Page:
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How to Find a Business Mentor
Are you in the process of setting up a business, or have you a start-up idea that you’re keen to get off the ground? Running your own company comes with lots of challenges, but the rewards and satisfaction when everything comes together makes it well worth the effort. At this early stage though, it’s very much learn-as-you-go, and at times you may feel overwhelmed. Seeking out a business mentor is a great way to grow your skills, knowledge and expertise. They’ll be able to offer invaluable advice when it comes to making key business decisions. Here’s some useful tips on how to select and approach a potential mentor…
Define What You Want
Before you make any contact, have a clear outline of what you want from the relationship. There’s no point in reaching out to a successful businessperson if their experience and skillset relates to a completely different industry or sector. Ideally you want someone who’s succeeded in setting up a business like yours, or worked for (or closely with) a similar company. Drill down into your requirements; maybe you need assistance in putting together a business plan, or perhaps you want to learn about distribution and licensing. Whatever your need, make sure it’s clearly defined – you don’t want to approach someone with a vague or wishy-washy request, it will make you seem amateur and unprepared.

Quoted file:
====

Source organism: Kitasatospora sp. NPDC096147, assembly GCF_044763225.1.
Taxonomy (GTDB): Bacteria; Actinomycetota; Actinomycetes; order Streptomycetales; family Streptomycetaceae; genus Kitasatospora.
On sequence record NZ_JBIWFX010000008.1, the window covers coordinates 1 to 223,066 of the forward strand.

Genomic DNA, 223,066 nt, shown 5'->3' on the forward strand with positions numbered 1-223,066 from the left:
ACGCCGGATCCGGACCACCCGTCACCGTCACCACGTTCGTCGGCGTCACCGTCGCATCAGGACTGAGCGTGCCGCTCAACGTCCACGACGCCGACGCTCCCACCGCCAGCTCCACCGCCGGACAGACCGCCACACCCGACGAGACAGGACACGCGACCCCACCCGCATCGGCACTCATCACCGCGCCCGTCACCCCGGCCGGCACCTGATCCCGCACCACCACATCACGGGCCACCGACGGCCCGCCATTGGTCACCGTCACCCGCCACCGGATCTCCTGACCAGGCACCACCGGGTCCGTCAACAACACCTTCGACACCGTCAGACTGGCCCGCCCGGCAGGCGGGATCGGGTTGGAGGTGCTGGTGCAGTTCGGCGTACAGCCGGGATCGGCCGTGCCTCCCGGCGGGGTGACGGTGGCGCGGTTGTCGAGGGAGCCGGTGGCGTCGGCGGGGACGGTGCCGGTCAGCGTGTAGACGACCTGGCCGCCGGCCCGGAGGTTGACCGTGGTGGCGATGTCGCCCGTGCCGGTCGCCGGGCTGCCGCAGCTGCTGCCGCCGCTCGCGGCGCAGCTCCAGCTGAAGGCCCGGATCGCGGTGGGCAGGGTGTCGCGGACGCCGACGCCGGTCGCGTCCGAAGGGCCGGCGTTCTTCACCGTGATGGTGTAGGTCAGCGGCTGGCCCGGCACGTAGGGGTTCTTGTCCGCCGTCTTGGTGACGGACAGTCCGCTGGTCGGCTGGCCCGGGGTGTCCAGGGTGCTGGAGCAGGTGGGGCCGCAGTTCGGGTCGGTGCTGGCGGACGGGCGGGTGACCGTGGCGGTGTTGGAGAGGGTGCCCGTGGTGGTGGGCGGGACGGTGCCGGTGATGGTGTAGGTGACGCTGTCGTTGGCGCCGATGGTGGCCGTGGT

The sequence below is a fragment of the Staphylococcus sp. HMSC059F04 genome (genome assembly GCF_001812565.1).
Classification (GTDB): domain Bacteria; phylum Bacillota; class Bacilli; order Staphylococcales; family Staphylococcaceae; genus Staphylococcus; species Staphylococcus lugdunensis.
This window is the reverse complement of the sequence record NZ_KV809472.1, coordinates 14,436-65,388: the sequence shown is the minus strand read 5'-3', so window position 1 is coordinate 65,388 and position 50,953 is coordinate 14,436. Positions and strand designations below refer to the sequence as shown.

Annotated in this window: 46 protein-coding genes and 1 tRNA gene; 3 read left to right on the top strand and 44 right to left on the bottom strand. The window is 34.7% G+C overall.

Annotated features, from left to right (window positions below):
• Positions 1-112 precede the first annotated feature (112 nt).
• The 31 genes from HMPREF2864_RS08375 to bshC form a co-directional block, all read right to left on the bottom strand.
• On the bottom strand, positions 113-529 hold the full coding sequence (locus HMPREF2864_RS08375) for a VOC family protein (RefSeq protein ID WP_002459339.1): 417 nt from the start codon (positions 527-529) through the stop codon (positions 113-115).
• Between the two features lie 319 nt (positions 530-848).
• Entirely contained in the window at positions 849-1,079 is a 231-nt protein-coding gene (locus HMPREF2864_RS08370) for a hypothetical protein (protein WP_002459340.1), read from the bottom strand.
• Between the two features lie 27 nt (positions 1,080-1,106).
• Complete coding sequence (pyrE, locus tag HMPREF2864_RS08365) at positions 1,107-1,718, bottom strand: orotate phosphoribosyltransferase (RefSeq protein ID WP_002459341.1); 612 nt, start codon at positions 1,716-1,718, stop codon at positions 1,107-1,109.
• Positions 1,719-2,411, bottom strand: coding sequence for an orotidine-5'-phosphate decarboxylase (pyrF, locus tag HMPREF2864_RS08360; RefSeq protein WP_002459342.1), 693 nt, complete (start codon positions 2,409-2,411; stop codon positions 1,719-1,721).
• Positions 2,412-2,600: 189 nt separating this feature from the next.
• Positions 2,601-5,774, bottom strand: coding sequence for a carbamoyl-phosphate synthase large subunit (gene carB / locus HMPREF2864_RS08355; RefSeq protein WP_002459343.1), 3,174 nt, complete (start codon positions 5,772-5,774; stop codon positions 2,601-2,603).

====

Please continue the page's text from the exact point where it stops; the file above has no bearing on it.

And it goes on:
Do Your Homework
Even though you’re reaching out for mentorship, you should still be well-versed in your chosen area. Make sure you know your product, competitors, target audience and consumer journey inside-out. Make a note of your strengths and weaknesses too. There’s nothing wrong with acknowledging areas you need some help in… that’s the whole point, after all! Ideally, your mentor will compliment your skillset, so avoid contacting someone who seems exactly like you. Research their various achievements and projects to date – you don’t want to give the impression that they’re just one of many people you’re cold-contacting.
Where to Look
As well as online research, explore local businesses in your area – the perfect mentor might already be right at your fingertips. Your own social networks are also great places to look. As you scan through contacts and friends of friends, you may discover someone who’s set up a successful business and would make the perfect mentor. Spread the word among friends too, word of mouth is still a great way to make connections!
Once you’ve decided on a potential mentor, it’s time to make contact. Use your research to put together a succinct email introducing yourself, summarising your business, outlining your needs and specifying why you think this person would make a great fit. Rather than immediately suggesting a coffee meeting (remember, business owners are busy people!), allow the email relationship to naturally develop – they may well have questions for you before deciding whether they’re interested. Finally, don’t be disheartened if you don’t hear back – mentoring isn’t for everyone, they may not feel they’re suitable, or they simply might not have time. Go back to the drawing board and research another suitable option. Good luck!
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